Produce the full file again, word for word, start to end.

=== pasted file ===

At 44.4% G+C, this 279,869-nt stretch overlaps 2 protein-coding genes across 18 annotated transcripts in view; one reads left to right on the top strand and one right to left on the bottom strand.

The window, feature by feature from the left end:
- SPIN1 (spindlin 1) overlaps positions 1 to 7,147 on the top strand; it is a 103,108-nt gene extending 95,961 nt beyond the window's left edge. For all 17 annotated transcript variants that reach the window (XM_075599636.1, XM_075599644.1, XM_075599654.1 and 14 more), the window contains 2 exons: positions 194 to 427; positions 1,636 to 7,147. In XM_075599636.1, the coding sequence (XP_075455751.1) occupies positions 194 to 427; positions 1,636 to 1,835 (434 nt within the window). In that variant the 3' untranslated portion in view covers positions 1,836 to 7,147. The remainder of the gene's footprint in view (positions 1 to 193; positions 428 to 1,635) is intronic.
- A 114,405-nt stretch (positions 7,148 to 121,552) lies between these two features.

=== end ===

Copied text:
At 44.4% G+C, this 279,869-nt stretch overlaps 2 protein-coding genes across 18 annotated transcripts in view; one reads left to right on the top strand and one right to left on the bottom strand.

The window, feature by feature from the left end:
- SPIN1 (spindlin 1) overlaps positions 1 to 7,147 on the top strand; it is a 103,108-nt gene extending 95,961 nt beyond the window's left edge. For all 17 annotated transcript variants that reach the window (XM_075599636.1, XM_075599644.1, XM_075599654.1 and 14 more), the window contains 2 exons: positions 194 to 427; positions 1,636 to 7,147. In XM_075599636.1, the coding sequence (XP_075455751.1) occupies positions 194 to 427; positions 1,636 to 1,835 (434 nt within the window). In that variant the 3' untranslated portion in view covers positions 1,836 to 7,147. The remainder of the gene's footprint in view (positions 1 to 193; positions 428 to 1,635) is intronic.
- A 114,405-nt stretch (positions 7,148 to 121,552) lies between these two features.